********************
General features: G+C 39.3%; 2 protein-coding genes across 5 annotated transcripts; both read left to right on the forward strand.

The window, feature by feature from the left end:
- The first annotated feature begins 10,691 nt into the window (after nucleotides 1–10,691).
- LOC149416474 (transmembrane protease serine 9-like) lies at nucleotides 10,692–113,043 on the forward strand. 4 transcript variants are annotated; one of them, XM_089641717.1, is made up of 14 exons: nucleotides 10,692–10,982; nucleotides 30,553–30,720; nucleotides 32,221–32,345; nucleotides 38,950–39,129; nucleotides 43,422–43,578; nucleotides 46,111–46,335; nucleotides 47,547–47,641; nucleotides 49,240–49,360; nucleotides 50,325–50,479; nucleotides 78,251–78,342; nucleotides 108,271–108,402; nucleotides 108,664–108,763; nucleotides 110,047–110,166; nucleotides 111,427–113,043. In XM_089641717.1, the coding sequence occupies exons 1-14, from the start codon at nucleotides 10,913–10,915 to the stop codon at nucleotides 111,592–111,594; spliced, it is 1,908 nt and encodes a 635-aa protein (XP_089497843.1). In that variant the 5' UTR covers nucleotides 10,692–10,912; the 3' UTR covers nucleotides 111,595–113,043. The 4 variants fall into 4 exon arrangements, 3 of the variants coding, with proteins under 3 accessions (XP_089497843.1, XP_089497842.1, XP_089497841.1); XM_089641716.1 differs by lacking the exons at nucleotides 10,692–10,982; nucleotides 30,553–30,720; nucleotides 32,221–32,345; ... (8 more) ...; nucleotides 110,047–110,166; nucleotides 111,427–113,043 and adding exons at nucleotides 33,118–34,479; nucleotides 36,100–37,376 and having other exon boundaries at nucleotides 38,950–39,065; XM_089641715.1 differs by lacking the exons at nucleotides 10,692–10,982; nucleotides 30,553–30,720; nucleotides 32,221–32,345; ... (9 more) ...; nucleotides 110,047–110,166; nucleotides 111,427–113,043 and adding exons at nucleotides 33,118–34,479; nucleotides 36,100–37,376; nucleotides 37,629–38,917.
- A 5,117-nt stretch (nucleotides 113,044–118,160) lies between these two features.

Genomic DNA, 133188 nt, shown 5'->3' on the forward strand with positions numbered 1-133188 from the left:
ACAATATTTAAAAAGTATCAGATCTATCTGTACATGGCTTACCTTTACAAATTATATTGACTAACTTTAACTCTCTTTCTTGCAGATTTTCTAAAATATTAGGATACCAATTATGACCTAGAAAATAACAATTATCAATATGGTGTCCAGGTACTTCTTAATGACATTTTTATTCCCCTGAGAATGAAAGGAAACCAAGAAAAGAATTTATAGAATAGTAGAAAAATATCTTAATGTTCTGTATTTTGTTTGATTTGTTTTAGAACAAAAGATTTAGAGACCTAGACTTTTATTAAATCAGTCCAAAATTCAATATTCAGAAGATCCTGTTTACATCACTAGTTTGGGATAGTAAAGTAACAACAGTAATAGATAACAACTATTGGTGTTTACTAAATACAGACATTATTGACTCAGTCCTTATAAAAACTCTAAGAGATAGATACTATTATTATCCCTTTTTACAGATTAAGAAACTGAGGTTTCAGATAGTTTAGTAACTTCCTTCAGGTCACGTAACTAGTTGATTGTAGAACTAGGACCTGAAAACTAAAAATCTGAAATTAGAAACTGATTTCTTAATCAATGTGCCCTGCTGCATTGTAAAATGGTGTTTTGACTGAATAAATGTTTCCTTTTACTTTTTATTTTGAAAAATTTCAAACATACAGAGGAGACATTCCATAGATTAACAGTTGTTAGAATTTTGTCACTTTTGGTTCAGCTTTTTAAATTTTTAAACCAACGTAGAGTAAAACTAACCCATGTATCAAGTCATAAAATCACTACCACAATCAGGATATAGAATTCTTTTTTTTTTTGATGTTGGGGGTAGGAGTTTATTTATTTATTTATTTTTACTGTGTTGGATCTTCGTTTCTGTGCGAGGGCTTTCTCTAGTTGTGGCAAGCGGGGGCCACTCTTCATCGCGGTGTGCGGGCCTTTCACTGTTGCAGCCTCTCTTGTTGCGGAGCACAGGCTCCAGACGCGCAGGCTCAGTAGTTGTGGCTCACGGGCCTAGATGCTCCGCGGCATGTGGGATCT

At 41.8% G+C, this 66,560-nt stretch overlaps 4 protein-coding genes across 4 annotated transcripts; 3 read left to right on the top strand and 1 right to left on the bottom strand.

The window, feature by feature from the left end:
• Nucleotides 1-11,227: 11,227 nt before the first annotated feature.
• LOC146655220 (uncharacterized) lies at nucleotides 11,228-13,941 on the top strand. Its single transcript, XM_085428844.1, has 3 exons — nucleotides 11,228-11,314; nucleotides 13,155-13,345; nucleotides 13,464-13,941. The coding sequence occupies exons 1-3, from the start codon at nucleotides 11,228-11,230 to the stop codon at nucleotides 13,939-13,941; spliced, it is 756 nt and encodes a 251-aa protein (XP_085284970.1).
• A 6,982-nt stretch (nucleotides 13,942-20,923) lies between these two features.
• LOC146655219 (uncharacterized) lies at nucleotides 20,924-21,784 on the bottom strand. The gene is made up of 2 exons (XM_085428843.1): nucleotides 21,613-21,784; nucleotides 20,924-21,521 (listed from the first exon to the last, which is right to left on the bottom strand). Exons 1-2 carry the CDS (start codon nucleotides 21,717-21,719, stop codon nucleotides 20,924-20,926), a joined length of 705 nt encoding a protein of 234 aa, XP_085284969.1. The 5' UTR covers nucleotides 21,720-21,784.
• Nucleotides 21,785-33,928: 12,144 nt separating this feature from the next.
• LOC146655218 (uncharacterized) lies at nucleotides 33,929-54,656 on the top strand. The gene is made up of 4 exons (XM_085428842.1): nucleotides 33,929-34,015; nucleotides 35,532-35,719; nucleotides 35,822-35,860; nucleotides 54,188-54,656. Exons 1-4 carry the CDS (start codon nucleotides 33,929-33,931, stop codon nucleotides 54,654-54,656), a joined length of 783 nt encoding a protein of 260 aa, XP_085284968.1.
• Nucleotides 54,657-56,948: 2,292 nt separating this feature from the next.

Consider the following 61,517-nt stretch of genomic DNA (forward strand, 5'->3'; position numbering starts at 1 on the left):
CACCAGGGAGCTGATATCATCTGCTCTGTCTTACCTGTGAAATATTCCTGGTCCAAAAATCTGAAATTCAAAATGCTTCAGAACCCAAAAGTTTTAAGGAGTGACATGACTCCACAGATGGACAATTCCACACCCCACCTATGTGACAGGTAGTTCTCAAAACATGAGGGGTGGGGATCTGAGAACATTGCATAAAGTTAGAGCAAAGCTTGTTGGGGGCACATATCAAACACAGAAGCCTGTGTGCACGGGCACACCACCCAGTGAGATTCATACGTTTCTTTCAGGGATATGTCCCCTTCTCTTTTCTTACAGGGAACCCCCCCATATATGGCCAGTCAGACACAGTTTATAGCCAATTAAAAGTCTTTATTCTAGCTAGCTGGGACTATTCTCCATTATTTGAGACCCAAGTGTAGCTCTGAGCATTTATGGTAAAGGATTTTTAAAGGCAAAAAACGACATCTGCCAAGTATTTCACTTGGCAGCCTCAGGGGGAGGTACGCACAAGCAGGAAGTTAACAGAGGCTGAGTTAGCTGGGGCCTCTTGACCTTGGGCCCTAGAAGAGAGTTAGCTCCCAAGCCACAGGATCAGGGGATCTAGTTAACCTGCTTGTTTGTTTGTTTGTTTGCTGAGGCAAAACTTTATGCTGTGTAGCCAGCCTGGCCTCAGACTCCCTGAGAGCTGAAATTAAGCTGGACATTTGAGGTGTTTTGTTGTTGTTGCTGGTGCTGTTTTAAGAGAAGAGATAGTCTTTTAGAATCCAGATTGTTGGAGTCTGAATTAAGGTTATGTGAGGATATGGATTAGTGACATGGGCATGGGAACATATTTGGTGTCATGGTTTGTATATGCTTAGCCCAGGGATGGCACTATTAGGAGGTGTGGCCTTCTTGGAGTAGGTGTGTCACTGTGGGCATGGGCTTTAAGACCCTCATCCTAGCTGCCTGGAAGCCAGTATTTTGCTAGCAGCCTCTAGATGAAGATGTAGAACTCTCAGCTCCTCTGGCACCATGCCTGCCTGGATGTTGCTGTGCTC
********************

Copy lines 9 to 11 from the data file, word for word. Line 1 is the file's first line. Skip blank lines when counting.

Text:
The window, feature by feature from the left end:
• Nucleotides 1-11,227: 11,227 nt before the first annotated feature.
• LOC146655220 (uncharacterized) lies at nucleotides 11,228-13,941 on the top strand. Its single transcript, XM_085428844.1, has 3 exons — nucleotides 11,228-11,314; nucleotides 13,155-13,345; nucleotides 13,464-13,941. The coding sequence occupies exons 1-3, from the start codon at nucleotides 11,228-11,230 to the stop codon at nucleotides 13,939-13,941; spliced, it is 756 nt and encodes a 251-aa protein (XP_085284970.1).